What type of sedimentry rock that forms when sediments stick together?
Sedimentary rocks. The process of sediments sticking together is called "lithification". The process does not generate a unique sedimentary rock type.
Metamorphic rocks must first be weathered or eroded into sediments. Those sediments can then get compacted or cementated. Compaction occurs when the sediments are deeply buried, putting them under a lot of pressure which causes the sediments to squash together. Cementation occurs when newly formed minerals that are deposited by water act like a glue to stick the pieces of sediment together like a brick layer uses a bag of cement and sand.
Sedimentary rocks form from sediments. Sediments are loose materials such as rock fragments, mineral grains and bits of plant and animal remains that have been transported and deposited. Layer upon layer of sediments build up as more and more sediments are deposited in a place. Each upper layer presses down on the layer below it. The pressure causes the layers to stick together or become compacted and form solid rock. This happens when the sediments…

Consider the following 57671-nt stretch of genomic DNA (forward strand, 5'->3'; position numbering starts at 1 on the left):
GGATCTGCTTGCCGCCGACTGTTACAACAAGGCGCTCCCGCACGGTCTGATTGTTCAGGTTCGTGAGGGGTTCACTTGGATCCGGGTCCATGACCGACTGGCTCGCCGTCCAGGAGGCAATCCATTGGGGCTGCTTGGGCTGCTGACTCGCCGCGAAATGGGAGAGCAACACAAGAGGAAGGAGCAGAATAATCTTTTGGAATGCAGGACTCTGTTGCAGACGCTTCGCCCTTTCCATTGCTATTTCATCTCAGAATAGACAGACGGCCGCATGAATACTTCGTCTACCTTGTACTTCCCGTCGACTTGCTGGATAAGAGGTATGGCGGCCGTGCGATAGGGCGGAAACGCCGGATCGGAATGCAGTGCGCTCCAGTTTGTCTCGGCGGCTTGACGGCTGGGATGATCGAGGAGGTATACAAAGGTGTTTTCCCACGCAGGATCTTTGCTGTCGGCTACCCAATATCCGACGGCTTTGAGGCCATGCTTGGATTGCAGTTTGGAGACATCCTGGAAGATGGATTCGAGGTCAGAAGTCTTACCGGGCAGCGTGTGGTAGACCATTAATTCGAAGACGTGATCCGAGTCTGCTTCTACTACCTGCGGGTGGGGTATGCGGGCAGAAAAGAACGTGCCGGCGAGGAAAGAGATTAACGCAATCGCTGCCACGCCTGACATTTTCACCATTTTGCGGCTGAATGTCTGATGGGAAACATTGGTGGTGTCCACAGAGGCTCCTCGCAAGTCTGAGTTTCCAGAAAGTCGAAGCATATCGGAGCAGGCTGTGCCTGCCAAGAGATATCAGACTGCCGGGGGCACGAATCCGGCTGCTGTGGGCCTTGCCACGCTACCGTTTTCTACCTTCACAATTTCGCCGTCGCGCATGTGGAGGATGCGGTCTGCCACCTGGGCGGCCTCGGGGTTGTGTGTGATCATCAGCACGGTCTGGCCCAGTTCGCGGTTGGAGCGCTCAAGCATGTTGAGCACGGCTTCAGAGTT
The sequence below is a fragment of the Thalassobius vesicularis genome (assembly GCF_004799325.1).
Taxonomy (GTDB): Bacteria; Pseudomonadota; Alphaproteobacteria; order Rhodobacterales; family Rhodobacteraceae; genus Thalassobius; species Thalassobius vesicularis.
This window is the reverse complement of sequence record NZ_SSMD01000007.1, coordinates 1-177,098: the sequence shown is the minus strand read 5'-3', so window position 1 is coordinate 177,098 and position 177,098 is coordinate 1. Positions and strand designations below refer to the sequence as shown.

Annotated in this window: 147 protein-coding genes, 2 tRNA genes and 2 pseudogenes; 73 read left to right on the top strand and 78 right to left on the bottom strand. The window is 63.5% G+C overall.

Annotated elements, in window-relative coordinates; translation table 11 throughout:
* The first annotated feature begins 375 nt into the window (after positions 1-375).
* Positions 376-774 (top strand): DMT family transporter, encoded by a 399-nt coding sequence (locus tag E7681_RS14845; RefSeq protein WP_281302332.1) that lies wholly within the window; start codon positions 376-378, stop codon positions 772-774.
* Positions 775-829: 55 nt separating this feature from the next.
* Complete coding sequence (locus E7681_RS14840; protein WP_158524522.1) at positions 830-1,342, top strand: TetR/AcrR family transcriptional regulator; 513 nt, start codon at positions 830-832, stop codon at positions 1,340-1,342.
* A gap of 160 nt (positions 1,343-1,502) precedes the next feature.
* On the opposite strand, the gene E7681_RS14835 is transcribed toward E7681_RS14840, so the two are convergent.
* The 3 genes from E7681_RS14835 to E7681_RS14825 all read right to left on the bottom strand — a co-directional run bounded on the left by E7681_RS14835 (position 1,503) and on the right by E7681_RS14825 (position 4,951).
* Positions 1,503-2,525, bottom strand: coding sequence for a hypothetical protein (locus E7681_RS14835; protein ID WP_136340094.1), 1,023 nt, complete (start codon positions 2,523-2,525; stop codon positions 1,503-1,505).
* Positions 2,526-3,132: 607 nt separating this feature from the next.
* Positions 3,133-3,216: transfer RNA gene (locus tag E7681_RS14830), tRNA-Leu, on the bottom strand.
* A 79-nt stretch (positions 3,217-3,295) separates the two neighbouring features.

Dissolved minerals and particles of sediment stick together to form sedimentary rock in a process called?
The process that presses sediments together is compaction. Thick layers of sediment build up gradually over millions of years. These heavy layers press down on the layers beneath them. The weight of new layers further compacts the sediments, squeezing them tightly together. The layers often remain invisible in sedimentary rock.
Yes. Water is a polar molecule and forms hydrogen bonds with itself that helps to stick water molecules together. It can also form hydrogen bond with other polar organic molecules (with less nymber of carbon atoms) like alcohols, carboxylic acids etc., and is hence responsible for the solubility of these compounds in water.